A group of Palestinian and international activists organized an Iftar -- the meal eaten after a day of fasting during the Muslim holy month Ramadan -- in front of an Israeli military checkpoint in the southern occupied West Bank city of Hebron Sunday evening, after being prevented from passing through to dine at the home of a local activist.
A coalition of local activists were invited to the Iftar by their colleague Mufid Sharabati, who lives on Shuhada street, as part of the “Dismantle the Ghetto” campaign that calls for ending the Israeli military’s closure on the street and other restrictions on movement for Palestinians in Hebron.
After arriving to the checkpoint, Israeli forces stationed at the entrance to Shuhada street prevented the activists from crossing through the checkpoint, as their names were not registered on the list of residents there, "so the activists decided to take Iftar in the street in front of the military checkpoint,” Majid Abu Sbeih of the National Campaign to Lift the Closure of Hebron told Ma’an.
Abu Sbeih said the actions were organized "to defy claims by Israeli authorities that special procedures have been taken to facilitate citizens' movement during Ramadan."
“While Israeli authorities talk about taking these measures during Ramadan in the occupied territory, more restrictions are actually being imposed on certain neighborhoods in Hebron city, such as Salayma and al-Hariqa and others," Hisham Sharabati from Dismantle the Ghetto said.
The restrictions of movement, he added, “deprives residents of taking part in Ramadan’s rituals, such as gathering with relatives and eating Iftar together.”
“Guests, friends, and relatives who receive invitations to Iftar are either denied access to homes completely or are forced to take long bypass roads on foot due to the Israeli checkpoints,” he said.
Coordinator of Human Rights Defenders in Palestine Badee Dwaik said that the action was “a message to the international community, to expose the situation in which families on Shuhada street are living. We want the international community to learn more about these invisible things, these daily humiliations that Palestinians are facing here.”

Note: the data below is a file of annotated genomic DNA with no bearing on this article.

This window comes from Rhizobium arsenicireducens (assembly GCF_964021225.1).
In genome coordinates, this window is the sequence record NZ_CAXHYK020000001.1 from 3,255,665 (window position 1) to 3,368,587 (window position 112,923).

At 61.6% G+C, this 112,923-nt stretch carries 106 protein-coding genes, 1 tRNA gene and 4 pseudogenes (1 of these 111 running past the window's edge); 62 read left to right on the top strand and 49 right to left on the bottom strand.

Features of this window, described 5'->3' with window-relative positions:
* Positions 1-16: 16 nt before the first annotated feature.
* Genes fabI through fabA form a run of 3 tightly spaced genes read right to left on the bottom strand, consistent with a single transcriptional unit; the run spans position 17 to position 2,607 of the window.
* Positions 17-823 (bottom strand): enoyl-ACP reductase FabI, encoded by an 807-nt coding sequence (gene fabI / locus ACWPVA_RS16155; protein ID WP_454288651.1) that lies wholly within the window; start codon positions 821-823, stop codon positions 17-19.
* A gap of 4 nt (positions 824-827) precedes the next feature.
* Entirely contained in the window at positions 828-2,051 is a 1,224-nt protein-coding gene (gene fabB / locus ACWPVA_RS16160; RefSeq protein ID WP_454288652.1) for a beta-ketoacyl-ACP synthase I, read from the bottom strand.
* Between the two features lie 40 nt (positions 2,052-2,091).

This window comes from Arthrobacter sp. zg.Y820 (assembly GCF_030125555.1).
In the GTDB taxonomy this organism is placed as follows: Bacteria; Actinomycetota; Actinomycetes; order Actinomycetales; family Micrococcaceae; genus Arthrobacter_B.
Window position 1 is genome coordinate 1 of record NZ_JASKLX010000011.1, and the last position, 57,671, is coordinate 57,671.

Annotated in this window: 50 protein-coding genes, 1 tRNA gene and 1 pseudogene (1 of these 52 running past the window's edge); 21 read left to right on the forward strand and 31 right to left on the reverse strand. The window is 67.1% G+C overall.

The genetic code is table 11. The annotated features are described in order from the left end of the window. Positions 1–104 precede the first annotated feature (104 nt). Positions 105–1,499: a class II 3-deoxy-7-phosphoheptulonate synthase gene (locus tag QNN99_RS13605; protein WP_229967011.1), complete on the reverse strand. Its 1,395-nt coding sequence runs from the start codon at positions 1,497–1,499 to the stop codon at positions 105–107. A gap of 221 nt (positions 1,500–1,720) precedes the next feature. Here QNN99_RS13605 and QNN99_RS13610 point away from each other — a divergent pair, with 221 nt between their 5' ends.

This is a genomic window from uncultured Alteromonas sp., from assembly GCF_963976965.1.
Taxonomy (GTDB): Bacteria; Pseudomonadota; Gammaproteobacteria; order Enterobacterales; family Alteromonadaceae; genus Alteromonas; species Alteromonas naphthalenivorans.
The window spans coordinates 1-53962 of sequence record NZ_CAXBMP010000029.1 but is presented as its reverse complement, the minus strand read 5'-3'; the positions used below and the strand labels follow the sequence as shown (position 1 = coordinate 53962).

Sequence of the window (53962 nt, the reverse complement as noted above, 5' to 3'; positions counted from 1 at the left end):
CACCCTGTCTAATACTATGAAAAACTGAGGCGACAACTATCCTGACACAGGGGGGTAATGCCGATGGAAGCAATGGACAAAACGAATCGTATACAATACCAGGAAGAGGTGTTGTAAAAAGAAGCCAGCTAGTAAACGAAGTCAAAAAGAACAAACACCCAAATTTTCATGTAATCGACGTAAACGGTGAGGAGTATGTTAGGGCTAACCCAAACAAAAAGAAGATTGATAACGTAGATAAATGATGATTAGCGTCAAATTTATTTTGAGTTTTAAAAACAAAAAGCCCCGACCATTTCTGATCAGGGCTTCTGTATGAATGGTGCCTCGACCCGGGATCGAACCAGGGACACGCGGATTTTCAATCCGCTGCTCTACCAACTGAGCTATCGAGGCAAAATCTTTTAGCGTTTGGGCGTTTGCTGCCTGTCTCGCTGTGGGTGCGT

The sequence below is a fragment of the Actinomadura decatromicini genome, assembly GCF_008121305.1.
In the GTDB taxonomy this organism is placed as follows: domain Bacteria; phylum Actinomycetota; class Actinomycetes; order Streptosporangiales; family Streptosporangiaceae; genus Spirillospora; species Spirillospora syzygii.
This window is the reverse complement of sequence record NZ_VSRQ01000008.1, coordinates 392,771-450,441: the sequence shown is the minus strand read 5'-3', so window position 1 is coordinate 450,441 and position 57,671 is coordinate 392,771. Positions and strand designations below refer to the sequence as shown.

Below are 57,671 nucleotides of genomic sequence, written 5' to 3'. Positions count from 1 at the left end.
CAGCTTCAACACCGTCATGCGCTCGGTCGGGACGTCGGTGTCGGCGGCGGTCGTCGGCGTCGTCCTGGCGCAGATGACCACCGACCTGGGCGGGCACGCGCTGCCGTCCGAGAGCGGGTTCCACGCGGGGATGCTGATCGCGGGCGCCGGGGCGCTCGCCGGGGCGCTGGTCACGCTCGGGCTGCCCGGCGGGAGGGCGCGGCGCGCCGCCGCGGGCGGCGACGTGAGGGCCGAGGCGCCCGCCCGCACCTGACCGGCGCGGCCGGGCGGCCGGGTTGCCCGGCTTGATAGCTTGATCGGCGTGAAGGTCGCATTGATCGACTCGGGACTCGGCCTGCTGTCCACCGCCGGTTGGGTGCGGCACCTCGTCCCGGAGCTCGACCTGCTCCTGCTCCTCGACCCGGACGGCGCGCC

“The most simple, basic rights -- such as the right to freedom of movement -- that should apply to humans everywhere, do not apply to families here. People here are living in cages, given a number, and isolated from their communities.”
Dwaik also said that the special permits that Israel granted to 700 Palestinians residing in the occupied West Bank to visit their families in Israel for the holiday was a "ridiculously low number itself," and was "even more of a joke since the Palestinians living in Al-Khalil (Hebron) are denied freedom of movement."
Shuhada street had once been the center of commercial life in Hebron until the 1994 Ibrahimi Mosque massacre when a US-born Israeli settler from the notoriously aggressive Kiryat Arba settlement entered the mosque and opened fire on worshipers, killing 29 Palestinians.
The massacre erupted into mass protests across the occupied West Bank and Gaza, which the Israeli army reacted to by killing dozens of unarmed protesters and ordering hundreds of Palestinian-owned businesses on Shuhada street to close, eventually sealing the street off completely from Palestinians.
Following the massacre, the city was divided between Palestinian and Israeli-controlled zones.
The majority of the city was placed under the jurisdiction of the Palestinian Authority, while the Old City and surrounding areas were placed under Israeli military control in a sector known as H2.
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